Lyme disease

Lyme disease is a disease that can be transmitted not only by ticks, but by any biting insect. It is also called Lyme borreliosis or Lyme disease.


Lyme disease can take many forms and vary in severity, first affecting the skin, but later it can also affect the joints, nervous system and heart.

After the bite of an insect infected with Borrelia, the germs first spread in the skin (approx. 72 hours) and then via the bloodstream into other tissues. Under certain circumstances, they may later infect various organs. In some cases, the infection spreads to the nervous system.

Some patients – with or without erythema migrans – experience general symptoms of illness in the first few weeks after infection, such as fatigue, mild fever, muscle and joint pain, headache, sweating, conjunctivitis, gastrointestinal complaints and swelling of the lymph nodes.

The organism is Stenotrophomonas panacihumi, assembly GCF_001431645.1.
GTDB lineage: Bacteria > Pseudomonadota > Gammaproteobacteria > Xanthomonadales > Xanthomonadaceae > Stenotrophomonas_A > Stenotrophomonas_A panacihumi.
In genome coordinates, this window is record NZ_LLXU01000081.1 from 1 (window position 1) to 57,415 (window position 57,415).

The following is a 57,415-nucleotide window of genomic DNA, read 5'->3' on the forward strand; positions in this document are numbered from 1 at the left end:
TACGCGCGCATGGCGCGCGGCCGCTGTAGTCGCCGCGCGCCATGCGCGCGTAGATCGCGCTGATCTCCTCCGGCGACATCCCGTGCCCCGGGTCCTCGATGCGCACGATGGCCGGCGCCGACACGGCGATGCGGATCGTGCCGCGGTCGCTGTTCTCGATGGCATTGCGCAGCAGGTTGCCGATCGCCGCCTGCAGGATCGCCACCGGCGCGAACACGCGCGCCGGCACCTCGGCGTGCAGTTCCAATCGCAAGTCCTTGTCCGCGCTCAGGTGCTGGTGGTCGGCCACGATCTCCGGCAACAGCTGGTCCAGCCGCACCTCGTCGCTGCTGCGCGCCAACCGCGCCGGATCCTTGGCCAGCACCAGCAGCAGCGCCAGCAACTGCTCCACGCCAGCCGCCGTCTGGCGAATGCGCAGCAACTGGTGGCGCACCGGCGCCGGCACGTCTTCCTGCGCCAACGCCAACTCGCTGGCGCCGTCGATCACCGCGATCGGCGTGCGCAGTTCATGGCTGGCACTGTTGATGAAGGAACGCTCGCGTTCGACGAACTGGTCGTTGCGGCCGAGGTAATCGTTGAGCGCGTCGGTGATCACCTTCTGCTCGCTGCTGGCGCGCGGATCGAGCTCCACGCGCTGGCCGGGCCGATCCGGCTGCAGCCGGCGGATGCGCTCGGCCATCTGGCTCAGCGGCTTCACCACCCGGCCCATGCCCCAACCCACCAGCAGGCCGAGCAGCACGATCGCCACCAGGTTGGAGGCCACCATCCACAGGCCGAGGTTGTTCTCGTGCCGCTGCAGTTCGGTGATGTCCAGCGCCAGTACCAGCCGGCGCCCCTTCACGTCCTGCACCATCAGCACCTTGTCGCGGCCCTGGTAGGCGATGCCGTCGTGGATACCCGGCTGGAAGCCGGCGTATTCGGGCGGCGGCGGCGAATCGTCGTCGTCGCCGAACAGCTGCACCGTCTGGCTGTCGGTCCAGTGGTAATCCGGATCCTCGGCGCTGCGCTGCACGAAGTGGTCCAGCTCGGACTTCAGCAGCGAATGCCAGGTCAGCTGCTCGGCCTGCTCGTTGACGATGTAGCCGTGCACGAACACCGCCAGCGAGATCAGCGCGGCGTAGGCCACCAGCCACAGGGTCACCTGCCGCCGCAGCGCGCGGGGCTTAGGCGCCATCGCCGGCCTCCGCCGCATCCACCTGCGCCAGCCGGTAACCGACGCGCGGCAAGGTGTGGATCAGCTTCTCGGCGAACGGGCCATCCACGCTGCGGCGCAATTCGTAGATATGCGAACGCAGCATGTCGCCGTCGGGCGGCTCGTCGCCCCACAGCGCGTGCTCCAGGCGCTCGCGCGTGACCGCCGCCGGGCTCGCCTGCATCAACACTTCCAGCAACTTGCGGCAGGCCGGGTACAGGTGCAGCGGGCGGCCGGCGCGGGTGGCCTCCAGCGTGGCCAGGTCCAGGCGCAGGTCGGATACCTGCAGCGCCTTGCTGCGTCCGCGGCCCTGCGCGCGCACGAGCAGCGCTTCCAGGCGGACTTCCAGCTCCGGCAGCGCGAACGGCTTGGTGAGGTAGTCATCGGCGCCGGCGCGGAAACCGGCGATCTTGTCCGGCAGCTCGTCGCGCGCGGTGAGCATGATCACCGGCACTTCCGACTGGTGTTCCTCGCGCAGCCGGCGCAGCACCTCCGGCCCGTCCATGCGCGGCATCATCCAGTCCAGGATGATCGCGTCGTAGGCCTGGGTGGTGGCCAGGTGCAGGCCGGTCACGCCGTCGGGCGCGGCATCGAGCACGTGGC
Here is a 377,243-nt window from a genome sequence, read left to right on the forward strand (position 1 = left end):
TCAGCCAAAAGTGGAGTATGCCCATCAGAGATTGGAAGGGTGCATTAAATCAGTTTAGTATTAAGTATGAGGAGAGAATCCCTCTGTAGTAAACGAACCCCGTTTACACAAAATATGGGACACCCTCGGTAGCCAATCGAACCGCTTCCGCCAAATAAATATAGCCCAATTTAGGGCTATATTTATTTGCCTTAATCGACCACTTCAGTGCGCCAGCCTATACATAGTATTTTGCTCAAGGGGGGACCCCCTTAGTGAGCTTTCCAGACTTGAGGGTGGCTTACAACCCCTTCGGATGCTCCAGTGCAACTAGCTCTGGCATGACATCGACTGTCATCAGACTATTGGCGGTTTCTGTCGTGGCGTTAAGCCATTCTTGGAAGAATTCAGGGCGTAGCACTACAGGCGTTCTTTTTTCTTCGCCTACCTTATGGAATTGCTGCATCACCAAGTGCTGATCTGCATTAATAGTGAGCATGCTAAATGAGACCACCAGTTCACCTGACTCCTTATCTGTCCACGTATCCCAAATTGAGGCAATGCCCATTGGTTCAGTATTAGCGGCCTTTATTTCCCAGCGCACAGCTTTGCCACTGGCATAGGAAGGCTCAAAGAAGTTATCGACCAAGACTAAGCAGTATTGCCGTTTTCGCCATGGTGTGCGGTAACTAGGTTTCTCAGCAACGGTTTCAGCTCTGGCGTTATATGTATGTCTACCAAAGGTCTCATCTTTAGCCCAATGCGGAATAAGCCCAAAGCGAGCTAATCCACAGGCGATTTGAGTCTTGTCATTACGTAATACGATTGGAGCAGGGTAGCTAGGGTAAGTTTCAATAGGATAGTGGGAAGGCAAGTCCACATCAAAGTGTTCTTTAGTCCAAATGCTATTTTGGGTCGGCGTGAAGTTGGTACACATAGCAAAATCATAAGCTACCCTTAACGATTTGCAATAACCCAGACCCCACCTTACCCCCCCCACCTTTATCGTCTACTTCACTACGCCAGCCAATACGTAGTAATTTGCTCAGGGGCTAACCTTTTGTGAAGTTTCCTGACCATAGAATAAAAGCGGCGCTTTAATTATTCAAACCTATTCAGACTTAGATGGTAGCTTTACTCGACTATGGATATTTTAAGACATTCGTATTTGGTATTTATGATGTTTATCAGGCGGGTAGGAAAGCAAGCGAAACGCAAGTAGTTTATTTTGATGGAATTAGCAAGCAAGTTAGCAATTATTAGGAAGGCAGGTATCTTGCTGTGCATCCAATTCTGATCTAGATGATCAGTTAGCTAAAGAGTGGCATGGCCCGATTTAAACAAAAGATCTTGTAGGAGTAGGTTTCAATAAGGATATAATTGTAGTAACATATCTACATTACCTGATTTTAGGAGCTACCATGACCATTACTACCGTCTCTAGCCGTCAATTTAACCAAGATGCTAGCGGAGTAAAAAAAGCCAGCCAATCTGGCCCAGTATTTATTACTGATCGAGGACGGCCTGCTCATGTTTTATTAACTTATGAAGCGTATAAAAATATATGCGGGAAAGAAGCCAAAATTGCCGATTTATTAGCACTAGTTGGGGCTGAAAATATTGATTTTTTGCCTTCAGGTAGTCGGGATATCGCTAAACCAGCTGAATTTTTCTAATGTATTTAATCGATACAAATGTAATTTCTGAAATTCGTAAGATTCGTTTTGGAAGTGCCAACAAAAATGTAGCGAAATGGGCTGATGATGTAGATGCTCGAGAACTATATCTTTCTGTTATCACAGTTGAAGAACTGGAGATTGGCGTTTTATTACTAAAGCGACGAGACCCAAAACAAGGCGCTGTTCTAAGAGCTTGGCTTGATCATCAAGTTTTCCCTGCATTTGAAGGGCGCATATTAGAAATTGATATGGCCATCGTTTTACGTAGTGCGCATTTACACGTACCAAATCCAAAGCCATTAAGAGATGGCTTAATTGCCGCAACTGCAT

The eryththema migrans, a disc-shaped reddening of the skin with a white circle, usually only occurs after a second contact with the Borrelia bacteria, so it can also be absent.

In case of a tick bite, it makes sense to send in the removed tick in order to determine whether Borrelia bacteria can be detected in the bite tool. To be on the safe side, the appropriate antibiotic treatment, which is to be administered for 21 days, should be started immediately. If the tick is germ-free, the antibiotic treatment can be discontinued. If the tick is no longer present or another biting insect has triggered erythema migrans, an antibody test must be carried out from the blood.

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